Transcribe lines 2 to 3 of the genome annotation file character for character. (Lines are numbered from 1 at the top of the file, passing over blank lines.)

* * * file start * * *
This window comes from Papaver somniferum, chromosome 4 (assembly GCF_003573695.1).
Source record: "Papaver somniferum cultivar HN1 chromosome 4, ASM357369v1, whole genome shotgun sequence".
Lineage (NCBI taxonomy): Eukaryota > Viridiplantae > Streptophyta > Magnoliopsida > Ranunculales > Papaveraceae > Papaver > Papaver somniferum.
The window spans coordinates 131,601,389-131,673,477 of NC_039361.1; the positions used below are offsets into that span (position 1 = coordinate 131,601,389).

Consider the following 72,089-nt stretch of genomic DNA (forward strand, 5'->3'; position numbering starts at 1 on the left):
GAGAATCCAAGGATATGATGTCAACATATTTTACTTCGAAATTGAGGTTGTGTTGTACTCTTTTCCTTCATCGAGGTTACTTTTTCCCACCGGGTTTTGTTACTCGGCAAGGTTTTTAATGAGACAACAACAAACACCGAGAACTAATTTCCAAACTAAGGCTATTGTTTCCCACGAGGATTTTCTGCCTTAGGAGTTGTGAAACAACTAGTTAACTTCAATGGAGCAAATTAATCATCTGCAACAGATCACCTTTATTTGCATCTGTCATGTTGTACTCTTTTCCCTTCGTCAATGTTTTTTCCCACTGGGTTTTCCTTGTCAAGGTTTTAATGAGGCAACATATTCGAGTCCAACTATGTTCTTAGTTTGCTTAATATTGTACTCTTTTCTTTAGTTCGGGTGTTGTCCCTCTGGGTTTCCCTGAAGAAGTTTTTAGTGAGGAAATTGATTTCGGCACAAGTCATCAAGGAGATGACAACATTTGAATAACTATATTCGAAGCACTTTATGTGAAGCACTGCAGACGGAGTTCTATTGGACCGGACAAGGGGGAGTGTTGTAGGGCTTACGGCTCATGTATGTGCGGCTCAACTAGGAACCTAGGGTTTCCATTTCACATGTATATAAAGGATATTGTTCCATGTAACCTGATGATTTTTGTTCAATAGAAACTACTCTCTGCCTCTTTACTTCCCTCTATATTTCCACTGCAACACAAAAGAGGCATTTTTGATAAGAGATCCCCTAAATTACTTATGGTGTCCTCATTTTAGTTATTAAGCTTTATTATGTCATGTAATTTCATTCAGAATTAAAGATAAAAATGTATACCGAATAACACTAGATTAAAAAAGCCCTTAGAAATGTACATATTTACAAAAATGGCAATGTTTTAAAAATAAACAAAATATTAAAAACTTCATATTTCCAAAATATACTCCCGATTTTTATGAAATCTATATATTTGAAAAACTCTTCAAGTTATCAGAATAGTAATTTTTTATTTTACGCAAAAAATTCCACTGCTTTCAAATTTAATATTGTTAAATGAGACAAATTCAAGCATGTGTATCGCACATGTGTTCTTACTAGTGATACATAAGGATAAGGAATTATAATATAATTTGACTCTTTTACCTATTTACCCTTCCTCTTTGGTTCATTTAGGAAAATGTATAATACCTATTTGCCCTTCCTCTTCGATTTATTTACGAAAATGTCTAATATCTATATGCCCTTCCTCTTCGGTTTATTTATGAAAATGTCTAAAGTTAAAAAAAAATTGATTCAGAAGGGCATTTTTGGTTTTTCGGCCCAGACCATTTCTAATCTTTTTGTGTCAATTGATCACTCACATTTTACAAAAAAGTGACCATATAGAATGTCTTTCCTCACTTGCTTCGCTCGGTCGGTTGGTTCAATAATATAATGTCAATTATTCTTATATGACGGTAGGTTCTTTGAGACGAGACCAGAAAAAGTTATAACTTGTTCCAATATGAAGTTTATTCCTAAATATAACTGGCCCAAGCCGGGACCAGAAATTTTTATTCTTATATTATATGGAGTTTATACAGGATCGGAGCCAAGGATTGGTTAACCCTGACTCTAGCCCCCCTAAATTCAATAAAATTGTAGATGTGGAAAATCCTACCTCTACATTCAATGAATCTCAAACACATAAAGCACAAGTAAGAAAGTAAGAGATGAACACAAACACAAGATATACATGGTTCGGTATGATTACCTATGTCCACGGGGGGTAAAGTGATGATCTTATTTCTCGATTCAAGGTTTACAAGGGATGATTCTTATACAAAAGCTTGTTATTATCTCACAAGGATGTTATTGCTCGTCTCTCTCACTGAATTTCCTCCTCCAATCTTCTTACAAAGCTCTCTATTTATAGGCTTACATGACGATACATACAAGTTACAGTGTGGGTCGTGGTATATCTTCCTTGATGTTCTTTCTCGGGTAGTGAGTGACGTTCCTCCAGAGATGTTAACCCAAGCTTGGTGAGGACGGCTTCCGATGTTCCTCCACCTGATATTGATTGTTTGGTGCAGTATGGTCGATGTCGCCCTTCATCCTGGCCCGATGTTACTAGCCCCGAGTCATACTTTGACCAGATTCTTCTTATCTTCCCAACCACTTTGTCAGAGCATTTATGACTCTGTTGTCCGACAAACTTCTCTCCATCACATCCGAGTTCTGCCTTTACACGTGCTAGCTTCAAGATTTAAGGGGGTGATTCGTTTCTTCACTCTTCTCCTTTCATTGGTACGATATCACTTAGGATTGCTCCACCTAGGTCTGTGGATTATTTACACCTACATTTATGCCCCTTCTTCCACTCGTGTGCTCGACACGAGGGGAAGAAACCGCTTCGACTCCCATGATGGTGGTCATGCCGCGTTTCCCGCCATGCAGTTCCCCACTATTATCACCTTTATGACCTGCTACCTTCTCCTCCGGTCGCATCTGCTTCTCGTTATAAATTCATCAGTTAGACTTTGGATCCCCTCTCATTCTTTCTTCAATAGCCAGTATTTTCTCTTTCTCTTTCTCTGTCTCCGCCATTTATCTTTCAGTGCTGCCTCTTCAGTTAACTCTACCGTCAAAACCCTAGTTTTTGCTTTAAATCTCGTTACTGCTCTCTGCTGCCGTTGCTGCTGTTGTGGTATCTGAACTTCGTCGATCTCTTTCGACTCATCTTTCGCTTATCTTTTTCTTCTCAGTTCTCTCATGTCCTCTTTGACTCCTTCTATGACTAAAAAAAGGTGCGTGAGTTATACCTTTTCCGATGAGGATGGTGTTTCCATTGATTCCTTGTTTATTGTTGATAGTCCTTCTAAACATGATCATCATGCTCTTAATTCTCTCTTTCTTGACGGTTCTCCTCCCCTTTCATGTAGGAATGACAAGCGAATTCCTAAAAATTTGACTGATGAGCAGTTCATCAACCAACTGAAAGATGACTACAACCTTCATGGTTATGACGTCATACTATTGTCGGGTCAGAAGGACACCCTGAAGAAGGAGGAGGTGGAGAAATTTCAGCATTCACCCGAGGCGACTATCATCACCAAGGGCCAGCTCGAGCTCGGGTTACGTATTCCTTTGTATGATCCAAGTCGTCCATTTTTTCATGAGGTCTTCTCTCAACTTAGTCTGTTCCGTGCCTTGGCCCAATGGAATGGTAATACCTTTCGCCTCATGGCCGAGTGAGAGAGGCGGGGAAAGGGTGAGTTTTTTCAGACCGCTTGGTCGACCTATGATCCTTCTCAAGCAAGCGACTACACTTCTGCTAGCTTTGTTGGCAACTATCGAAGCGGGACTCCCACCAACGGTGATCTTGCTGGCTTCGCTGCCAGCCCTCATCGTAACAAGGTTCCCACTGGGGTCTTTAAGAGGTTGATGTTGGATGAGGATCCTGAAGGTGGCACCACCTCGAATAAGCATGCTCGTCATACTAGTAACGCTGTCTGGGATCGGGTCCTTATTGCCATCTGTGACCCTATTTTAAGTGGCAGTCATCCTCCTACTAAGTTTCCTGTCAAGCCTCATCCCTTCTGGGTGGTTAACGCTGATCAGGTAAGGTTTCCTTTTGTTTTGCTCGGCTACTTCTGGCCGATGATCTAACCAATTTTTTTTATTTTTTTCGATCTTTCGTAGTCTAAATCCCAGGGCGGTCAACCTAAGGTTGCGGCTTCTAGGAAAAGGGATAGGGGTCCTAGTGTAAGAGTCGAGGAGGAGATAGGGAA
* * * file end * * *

Source record: "Papaver somniferum cultivar HN1 chromosome 4, ASM357369v1, whole genome shotgun sequence".
Lineage (NCBI taxonomy): Eukaryota > Viridiplantae > Streptophyta > Magnoliopsida > Ranunculales > Papaveraceae > Papaver > Papaver somniferum.